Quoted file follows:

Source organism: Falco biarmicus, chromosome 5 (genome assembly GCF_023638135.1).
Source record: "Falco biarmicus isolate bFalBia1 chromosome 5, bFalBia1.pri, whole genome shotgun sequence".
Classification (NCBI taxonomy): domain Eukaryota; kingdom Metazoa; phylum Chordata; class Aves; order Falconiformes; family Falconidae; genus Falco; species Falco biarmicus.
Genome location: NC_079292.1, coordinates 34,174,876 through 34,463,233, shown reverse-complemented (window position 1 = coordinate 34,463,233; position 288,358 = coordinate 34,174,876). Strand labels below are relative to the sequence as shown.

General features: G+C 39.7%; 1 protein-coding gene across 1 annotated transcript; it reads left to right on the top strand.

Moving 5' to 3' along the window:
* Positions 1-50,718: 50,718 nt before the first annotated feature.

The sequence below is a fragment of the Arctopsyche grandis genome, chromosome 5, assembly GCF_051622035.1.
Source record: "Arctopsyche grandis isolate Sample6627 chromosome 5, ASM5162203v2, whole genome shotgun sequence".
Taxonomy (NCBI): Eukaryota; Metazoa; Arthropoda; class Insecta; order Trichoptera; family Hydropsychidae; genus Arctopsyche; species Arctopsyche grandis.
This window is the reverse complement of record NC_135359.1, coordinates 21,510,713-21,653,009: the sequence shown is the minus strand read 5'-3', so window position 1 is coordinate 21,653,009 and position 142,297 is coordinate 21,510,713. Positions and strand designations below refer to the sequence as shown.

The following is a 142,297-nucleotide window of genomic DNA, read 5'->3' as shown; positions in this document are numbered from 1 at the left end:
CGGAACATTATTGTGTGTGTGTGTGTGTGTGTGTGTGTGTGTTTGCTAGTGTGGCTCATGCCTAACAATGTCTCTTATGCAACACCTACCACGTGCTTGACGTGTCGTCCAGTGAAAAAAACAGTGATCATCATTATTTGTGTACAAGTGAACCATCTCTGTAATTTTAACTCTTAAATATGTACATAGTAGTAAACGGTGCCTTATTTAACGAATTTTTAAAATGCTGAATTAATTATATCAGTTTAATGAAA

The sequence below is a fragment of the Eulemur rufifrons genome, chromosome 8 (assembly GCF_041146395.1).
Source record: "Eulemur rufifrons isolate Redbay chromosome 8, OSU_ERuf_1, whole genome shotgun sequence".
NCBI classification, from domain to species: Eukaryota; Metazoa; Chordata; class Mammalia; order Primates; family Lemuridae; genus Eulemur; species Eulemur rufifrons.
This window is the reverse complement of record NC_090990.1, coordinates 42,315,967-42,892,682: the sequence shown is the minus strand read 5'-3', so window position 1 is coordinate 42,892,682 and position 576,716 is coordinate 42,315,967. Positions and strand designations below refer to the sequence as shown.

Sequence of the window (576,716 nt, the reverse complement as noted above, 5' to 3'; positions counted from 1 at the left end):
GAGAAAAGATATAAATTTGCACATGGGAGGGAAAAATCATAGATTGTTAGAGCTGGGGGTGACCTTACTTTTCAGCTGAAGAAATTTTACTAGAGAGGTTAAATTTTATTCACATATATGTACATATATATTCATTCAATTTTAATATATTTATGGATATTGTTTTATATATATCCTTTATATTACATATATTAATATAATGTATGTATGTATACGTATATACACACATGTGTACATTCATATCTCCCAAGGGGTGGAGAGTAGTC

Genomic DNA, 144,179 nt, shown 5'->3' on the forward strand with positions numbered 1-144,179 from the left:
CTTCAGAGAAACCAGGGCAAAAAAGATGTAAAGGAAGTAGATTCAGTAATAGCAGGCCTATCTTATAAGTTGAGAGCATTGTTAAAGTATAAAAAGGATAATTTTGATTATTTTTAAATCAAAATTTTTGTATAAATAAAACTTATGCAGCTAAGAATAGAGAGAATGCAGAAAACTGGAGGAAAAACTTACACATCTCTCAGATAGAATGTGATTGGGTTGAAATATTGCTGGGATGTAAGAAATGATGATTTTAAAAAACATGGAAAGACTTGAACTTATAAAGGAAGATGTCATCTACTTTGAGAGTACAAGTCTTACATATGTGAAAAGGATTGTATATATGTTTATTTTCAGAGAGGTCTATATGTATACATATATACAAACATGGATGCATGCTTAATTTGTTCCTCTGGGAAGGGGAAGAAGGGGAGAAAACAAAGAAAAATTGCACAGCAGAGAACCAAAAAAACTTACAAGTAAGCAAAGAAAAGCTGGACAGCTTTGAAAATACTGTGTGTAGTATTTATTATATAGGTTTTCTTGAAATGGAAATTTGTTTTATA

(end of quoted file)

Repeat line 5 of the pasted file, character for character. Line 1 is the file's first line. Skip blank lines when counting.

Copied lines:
General features: G+C 39.7%; 1 protein-coding gene across 1 annotated transcript; it reads left to right on the top strand.